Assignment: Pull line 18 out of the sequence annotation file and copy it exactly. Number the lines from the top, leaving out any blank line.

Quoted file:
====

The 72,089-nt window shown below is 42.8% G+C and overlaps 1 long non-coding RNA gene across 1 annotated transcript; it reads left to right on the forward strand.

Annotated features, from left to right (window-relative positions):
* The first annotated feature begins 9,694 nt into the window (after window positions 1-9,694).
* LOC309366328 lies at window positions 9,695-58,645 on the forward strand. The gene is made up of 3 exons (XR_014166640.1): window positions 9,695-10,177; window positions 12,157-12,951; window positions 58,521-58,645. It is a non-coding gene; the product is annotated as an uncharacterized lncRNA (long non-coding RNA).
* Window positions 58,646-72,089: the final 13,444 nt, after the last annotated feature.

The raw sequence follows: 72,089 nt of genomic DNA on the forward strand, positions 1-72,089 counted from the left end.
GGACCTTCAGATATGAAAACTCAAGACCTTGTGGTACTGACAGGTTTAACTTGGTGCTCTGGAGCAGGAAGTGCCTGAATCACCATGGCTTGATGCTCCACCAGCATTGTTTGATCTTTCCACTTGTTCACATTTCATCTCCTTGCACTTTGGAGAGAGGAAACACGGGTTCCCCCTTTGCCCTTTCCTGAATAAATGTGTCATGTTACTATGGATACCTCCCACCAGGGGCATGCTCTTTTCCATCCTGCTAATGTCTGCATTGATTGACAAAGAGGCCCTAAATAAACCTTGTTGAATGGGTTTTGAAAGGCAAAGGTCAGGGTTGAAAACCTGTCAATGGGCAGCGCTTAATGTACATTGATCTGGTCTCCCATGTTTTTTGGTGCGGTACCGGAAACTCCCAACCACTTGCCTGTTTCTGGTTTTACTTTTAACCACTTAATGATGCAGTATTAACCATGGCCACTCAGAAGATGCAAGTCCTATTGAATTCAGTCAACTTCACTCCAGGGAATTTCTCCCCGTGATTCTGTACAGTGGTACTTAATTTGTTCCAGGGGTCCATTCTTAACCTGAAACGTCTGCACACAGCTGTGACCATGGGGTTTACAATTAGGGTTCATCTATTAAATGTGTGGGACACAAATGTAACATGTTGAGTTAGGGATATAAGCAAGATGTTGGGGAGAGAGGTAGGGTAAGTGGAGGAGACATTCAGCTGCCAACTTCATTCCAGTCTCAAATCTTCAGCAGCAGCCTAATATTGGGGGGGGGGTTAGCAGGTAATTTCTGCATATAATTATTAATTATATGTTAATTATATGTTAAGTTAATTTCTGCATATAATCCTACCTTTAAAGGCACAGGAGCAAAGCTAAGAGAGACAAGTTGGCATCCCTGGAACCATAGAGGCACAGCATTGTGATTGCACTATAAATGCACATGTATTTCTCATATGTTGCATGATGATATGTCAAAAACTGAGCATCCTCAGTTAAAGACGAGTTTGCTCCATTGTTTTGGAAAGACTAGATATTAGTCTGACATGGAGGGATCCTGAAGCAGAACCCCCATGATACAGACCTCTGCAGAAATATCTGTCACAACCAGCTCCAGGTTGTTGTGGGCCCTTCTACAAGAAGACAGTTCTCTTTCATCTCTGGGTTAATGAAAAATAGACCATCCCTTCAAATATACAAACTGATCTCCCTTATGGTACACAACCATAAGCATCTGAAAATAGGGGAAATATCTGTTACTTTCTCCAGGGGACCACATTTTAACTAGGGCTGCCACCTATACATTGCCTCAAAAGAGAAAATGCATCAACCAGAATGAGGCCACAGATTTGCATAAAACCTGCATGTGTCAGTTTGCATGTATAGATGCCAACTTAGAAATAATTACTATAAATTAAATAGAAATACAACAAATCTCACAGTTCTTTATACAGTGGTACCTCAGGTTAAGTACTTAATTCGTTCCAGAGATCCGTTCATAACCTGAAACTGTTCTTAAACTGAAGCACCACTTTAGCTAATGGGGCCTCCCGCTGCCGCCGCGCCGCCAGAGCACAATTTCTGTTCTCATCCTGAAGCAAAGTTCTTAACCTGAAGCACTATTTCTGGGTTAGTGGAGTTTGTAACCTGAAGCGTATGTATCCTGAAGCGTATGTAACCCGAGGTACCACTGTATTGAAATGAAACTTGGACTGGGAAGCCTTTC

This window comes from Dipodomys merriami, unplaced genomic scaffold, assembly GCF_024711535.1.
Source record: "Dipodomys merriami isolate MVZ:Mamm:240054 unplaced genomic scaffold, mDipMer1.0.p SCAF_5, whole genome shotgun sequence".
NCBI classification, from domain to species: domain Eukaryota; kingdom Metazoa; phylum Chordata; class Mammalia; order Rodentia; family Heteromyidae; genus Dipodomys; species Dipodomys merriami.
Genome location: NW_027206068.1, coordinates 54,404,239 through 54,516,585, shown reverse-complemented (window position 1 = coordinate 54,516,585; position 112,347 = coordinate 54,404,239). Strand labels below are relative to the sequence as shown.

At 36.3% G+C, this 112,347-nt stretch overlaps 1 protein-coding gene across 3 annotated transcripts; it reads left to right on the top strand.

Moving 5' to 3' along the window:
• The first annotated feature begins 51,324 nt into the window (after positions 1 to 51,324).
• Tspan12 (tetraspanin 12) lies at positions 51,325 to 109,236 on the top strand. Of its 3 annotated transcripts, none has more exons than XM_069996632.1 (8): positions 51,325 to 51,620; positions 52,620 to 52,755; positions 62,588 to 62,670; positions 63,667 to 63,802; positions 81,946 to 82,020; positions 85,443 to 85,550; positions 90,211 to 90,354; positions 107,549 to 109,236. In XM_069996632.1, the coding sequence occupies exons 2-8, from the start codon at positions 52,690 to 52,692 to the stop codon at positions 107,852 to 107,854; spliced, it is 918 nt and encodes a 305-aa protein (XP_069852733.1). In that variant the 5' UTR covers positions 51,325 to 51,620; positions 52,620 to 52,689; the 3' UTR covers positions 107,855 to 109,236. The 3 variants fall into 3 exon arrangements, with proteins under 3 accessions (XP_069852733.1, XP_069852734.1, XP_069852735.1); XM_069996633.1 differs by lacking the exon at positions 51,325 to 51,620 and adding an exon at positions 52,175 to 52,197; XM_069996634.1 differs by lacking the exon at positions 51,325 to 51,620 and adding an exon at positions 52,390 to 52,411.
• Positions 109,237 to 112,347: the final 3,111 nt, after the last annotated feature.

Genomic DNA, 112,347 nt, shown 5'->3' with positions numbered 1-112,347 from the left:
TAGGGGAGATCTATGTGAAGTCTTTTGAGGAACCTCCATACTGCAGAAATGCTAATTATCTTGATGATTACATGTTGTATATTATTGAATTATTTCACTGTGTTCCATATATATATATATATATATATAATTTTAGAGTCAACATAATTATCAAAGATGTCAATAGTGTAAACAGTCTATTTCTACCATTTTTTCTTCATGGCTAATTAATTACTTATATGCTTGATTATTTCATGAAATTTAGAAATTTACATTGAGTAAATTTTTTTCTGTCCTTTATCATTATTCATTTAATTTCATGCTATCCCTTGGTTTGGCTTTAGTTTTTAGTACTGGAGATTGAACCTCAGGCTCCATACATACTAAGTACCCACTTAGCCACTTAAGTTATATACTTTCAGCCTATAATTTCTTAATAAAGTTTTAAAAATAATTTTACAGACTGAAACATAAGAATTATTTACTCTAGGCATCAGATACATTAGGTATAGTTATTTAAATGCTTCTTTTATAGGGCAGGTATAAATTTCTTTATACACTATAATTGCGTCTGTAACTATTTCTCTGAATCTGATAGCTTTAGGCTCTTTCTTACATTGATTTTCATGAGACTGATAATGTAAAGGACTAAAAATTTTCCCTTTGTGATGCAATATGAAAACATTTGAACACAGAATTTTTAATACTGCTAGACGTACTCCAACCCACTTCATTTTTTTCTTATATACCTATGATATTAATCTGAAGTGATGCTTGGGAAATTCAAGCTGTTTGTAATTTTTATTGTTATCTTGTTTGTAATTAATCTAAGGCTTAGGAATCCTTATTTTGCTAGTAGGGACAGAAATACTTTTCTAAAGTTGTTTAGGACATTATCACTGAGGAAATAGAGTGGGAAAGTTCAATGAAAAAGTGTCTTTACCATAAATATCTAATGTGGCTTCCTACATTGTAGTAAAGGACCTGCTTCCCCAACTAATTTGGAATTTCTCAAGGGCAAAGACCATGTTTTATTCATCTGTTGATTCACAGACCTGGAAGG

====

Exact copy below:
TAGGGGAGATCTATGTGAAGTCTTTTGAGGAACCTCCATACTGCAGAAATGCTAATTATCTTGATGATTACATGTTGTATATTATTGAATTATTTCACTGTGTTCCATATATATATATATATATATATAATTTTAGAGTCAACATAATTATCAAAGATGTCAATAGTGTAAACAGTCTATTTCTACCATTTTTTCTTCATGGCTAATTAATTACTTATATGCTTGATTATTTCATGAAATTTAGAAATTTACATTGAGTAAATTTTTTTCTGTCCTTTATCATTATTCATTTAATTTCATGCTATCCCTTGGTTTGGCTTTAGTTTTTAGTACTGGAGATTGAACCTCAGGCTCCATACATACTAAGTACCCACTTAGCCACTTAAGTTATATACTTTCAGCCTATAATTTCTTAATAAAGTTTTAAAAATAATTTTACAGACTGAAACATAAGAATTATTTACTCTAGGCATCAGATACATTAGGTATAGTTATTTAAATGCTTCTTTTATAGGGCAGGTATAAATTTCTTTATACACTATAATTGCGTCTGTAACTATTTCTCTGAATCTGATAGCTTTAGGCTCTTTCTTACATTGATTTTCATGAGACTGATAATGTAAAGGACTAAAAATTTTCCCTTTGTGATGCAATATGAAAACATTTGAACACAGAATTTTTAATACTGCTAGACGTACTCCAACCCACTTCATTTTTTTCTTATATACCTATGATATTAATCTGAAGTGATGCTTGGGAAATTCAAGCTGTTTGTAATTTTTATTGTTATCTTGTTTGTAATTAATCTAAGGCTTAGGAATCCTTATTTTGCTAGTAGGGACAGAAATACTTTTCTAAAGTTGTTTAGGACATTATCACTGAGGAAATAGAGTGGGAAAGTTCAATGAAAAAGTGTCTTTACCATAAATATCTAATGTGGCTTCCTACATTGTAGTAAAGGACCTGCTTCCCCAACTAATTTGGAATTTCTCAAGGGCAAAGACCATGTTTTATTCATCTGTTGATTCACAGACCTGGAAGG